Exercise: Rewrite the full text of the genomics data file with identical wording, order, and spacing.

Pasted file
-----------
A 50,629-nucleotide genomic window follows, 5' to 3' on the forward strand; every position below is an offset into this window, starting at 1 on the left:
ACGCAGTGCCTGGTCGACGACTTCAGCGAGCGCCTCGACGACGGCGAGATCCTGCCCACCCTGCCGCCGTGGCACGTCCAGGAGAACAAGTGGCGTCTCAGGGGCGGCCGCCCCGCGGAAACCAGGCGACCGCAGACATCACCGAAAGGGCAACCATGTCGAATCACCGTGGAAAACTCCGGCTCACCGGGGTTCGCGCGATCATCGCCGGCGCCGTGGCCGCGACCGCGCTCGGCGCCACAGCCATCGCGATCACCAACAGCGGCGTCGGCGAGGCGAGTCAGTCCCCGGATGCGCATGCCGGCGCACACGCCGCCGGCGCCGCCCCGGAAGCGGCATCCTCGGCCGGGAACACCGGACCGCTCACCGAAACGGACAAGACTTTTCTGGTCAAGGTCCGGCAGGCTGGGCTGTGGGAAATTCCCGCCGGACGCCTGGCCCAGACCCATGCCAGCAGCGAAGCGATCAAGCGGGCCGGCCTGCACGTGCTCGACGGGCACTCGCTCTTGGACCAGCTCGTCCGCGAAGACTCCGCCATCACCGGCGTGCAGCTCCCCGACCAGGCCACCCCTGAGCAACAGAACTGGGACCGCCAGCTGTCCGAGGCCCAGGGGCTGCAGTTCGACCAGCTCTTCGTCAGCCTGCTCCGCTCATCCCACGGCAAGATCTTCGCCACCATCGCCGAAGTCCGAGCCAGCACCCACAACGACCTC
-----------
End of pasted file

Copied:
A 50,629-nucleotide genomic window follows, 5' to 3' on the forward strand; every position below is an offset into this window, starting at 1 on the left:
ACGCAGTGCCTGGTCGACGACTTCAGCGAGCGCCTCGACGACGGCGAGATCCTGCCCACCCTGCCGCCGTGGCACGTCCAGGAGAACAAGTGGCGTCTCAGGGGCGGCCGCCCCGCGGAAACCAGGCGACCGCAGACATCACCGAAAGGGCAACCATGTCGAATCACCGTGGAAAACTCCGGCTCACCGGGGTTCGCGCGATCATCGCCGGCGCCGTGGCCGCGACCGCGCTCGGCGCCACAGCCATCGCGATCACCAACAGCGGCGTCGGCGAGGCGAGTCAGTCCCCGGATGCGCATGCCGGCGCACACGCCGCCGGCGCCGCCCCGGAAGCGGCATCCTCGGCCGGGAACACCGGACCGCTCACCGAAACGGACAAGACTTTTCTGGTCAAGGTCCGGCAGGCTGGGCTGTGGGAAATTCCCGCCGGACGCCTGGCCCAGACCCATGCCAGCAGCGAAGCGATCAAGCGGGCCGGCCTGCACGTGCTCGACGGGCACTCGCTCTTGGACCAGCTCGTCCGCGAAGACTCCGCCATCACCGGCGTGCAGCTCCCCGACCAGGCCACCCCTGAGCAACAGAACTGGGACCGCCAGCTGTCCGAGGCCCAGGGGCTGCAGTTCGACCAGCTCTTCGTCAGCCTGCTCCGCTCATCCCACGGCAAGATCTTCGCCACCATCGCCGAAGTCCGAGCCAGCACCCACAACGACCTC